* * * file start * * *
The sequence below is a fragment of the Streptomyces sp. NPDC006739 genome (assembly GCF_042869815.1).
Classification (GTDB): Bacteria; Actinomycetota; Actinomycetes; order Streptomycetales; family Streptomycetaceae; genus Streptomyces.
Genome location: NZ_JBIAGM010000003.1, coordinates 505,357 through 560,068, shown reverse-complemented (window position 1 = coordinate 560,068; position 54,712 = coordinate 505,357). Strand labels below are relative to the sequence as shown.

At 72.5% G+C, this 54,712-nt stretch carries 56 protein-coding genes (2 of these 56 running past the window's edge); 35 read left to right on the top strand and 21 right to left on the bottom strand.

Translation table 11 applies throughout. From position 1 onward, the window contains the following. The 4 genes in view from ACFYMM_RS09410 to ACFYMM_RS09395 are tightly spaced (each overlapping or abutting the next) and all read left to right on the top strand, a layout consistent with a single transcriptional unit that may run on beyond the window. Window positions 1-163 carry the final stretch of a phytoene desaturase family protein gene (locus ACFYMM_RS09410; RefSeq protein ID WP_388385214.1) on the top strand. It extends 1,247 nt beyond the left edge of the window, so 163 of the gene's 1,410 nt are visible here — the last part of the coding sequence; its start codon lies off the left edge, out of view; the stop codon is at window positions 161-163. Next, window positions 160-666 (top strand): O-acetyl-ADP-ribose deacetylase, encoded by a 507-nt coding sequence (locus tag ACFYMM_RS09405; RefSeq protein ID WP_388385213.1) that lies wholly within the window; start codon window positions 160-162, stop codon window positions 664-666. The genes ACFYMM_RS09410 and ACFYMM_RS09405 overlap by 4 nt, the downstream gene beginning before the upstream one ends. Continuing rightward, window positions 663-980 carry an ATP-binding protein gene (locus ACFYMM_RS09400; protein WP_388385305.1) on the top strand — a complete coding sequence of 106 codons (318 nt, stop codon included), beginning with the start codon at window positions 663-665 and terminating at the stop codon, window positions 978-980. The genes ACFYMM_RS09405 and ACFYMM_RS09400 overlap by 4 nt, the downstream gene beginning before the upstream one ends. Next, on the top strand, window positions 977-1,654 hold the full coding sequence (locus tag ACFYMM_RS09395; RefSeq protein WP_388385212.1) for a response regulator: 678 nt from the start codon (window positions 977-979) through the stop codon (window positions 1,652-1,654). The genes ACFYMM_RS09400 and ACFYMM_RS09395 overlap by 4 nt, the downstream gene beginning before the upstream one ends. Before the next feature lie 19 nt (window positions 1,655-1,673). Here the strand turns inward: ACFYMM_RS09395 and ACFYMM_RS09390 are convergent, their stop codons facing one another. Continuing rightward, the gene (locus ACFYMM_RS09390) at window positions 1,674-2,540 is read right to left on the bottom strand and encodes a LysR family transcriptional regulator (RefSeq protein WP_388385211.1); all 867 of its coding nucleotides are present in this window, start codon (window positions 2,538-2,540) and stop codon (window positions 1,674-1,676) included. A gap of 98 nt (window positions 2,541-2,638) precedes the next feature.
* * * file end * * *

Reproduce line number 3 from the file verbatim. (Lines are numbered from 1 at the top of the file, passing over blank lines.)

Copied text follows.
Genome location: NZ_JBIAGM010000003.1, coordinates 505,357 through 560,068, shown reverse-complemented (window position 1 = coordinate 560,068; position 54,712 = coordinate 505,357). Strand labels below are relative to the sequence as shown.